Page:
Tue | Jan 28, 2020

Deaf Can Coffee brews up a storm

Published:Friday | April 29, 2016 | 12:00 AMJanelle Oswald
Wadia Barnes (left) and Anesa Nesbeth sporting warm smiles for the camera.
From left: Carlyle Gabbidon, Trevest Kew, Fabian Jackson, Javannie Dawes and Oimel Bellen, pose behind the counter inside Deaf Can Coffee shop.
Carlyle Gabbidon (left) and Fabian Jackson are ready to enjoy their cup of coffee.

Two young men are leading the way in the Jamaican coffee business by inspiring customers with each sip. They serve a variety of coffee drinks, ranging from espresso to lattes, frappuccino and cappuccino, inside a swanky, new coffee shop at the Caribbean Christian Centre of the Deaf, 4 Cassia Park Road.

Sponsored by the Digicel Foundation which met the inspiring team and took it under its wings donating all equipment and furnishings, the cafe is like no other.

True to its ethos, the entire shop was constructed by deaf professionals, from carpenter to tiler, as well as graphic and website designer.

"We want everybody who comes in here to see that the 'deaf can'," said Jackson.

Destined for greatness, the coffee company can accommodate 15-20 people and also be hired as a mobile beverage pop-up cafe.

Manger Carlyle Gabbidon and assistant manager Fabian Jackson from Deaf Can Coffee are brewing up a storm as they make Jamaican coffee with a difference and redefine what is 'good coffee'.

Through its message, "deaf people can do all things", the coffee shop challenges the status quo and perception of people who believe the deaf are less capable of achieving success, especially in business.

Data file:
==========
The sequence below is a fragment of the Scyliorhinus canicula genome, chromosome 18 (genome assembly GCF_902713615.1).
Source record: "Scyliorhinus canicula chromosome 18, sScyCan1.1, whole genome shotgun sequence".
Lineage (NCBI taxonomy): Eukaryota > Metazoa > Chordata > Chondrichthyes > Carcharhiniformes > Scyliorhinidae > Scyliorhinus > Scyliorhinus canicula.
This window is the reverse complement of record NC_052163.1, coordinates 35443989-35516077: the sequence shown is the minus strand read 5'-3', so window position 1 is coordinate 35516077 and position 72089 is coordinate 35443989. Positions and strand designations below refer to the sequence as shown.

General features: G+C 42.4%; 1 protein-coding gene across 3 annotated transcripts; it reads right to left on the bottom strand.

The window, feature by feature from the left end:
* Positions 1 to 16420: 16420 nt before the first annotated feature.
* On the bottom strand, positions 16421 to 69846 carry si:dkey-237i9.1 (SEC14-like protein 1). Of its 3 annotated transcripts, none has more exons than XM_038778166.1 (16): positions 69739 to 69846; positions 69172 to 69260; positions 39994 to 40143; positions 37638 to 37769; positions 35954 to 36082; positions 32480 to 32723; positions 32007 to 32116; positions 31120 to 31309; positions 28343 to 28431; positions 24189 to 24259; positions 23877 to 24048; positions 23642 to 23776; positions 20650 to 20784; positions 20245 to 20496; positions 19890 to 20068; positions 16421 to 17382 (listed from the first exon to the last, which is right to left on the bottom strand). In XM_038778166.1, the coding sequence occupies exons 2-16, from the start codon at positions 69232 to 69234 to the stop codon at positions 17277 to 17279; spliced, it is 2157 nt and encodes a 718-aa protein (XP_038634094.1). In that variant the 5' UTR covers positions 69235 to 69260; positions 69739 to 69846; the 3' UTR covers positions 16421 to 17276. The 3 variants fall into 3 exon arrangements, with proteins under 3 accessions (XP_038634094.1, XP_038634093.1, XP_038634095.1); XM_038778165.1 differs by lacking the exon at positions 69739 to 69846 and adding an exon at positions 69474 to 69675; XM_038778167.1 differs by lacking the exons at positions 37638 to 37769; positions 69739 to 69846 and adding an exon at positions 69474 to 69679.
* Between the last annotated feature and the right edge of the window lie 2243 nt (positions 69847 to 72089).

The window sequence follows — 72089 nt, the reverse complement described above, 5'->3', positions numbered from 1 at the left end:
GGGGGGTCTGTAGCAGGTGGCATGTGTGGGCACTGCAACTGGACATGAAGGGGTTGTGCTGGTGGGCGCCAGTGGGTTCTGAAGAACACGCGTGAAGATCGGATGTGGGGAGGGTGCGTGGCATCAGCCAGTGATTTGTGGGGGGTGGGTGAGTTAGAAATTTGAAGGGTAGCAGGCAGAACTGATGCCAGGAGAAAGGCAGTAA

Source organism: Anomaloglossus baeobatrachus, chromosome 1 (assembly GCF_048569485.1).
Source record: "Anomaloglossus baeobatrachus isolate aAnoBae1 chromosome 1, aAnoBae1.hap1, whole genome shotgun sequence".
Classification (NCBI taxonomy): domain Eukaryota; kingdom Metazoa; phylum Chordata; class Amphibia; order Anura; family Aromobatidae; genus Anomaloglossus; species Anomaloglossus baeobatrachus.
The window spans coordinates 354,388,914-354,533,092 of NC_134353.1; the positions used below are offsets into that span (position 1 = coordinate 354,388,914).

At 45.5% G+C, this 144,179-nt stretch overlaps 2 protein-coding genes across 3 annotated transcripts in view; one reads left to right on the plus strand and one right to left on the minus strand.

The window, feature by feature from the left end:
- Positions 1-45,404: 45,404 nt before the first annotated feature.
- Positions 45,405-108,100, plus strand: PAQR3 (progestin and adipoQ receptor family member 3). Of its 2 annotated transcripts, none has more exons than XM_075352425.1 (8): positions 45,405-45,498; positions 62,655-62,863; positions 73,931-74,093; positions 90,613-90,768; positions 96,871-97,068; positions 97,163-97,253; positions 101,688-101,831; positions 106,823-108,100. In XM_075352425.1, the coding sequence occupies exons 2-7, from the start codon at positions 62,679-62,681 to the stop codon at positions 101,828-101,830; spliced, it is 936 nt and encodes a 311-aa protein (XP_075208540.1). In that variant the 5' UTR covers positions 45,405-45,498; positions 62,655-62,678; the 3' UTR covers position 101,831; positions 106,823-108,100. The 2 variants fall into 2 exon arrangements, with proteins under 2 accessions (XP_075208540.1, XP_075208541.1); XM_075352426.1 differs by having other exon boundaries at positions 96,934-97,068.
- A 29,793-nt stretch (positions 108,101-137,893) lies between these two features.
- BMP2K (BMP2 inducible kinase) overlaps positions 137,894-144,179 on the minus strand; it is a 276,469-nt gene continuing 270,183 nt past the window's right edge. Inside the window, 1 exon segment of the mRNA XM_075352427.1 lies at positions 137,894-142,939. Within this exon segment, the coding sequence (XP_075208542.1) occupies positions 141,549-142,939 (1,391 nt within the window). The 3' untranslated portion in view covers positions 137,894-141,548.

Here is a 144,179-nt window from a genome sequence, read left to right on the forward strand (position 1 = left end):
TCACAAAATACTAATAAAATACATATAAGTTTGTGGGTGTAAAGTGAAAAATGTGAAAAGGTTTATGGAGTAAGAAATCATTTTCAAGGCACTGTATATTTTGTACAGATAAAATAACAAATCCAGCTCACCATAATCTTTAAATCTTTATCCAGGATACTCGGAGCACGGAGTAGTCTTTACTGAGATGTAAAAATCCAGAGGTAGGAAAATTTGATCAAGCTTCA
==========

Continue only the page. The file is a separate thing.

"Deaf Can Coffee is coffee with a message," said Gabbidon, who is from St Thomas. "The deaf can, too, - just like you, including making the best cup of coffee to help start your day or keep you revived throughout the day, said Gabbidon.


Capability and power


The duo stresses that the word "can" in their business name is not symbolic of "a container/coffee cup," rather, it is an acknowledgement of their capability and the power of "I am" reflected in their favourite Bible passage, "Philippians 4:13 - 'I can do all things through Christ who strengthens me'.

Jackson, a St Mary native, told

The Gleaner: "Deaf Can Coffee will help to shift the mindset of Jamaicans and others, and show coffee drinkers that the deaf can do anything.

"We want to use our business as a tool to demonstrate what it is like when deaf people are doing it for themselves. We also want people to realise they can communicate, sign and gesture with us, thereby showing the world who we are and what we do."

The coffee entrepreneurs revealed how they became baristas.

"Everlin Clarke is our inspiration. Without him we would not be here.

He is the first person to set up a deaf coffee business in Jamaica and he told us when he passes away we must continue his legacy, so here we are," said Gabbidon.

Their mantra, 'Engage, equip and empower', evolved at the start of their business. They used the ideas Clarke shared with them as motivation us to become tomorrow's coffee leaders. Since then, they have evolved and developed their skills.

"We have equipped ourselves with knowledge and have become certified baristas. In fact, Caribbean Christian Centre of the Deaf are leaders in training baristas. Knowledge brings power and we now stand empowered."

A great cup brew, Jackson disclosed, starts with the plant followed by the roast. Light and dark roast tastes different. Good coffee is also dependent on how it is stored and sealed.

"Coffee should not be exposed to air because it affects the flavour; if ground coffee is too fine, or too thick, it will not brew properly.

You need the right balance between a coarse and thin grind.

To have a beautiful creme, the shot of espresso must be extracted properly and the foam on top must retain all its micro bubbles. Only when that is achieved, will you achieve the proper art of latte," he said.

Gabbidon encourages everyone to "think positively and stand up for yourselves".

Through Deaf Can Coffee, the owners are aiming to eliminate the belief that deaf people are broken and need to be fixed, make deaf children believe in themselves, and create a culture which is inclusive of the hearing and the deaf.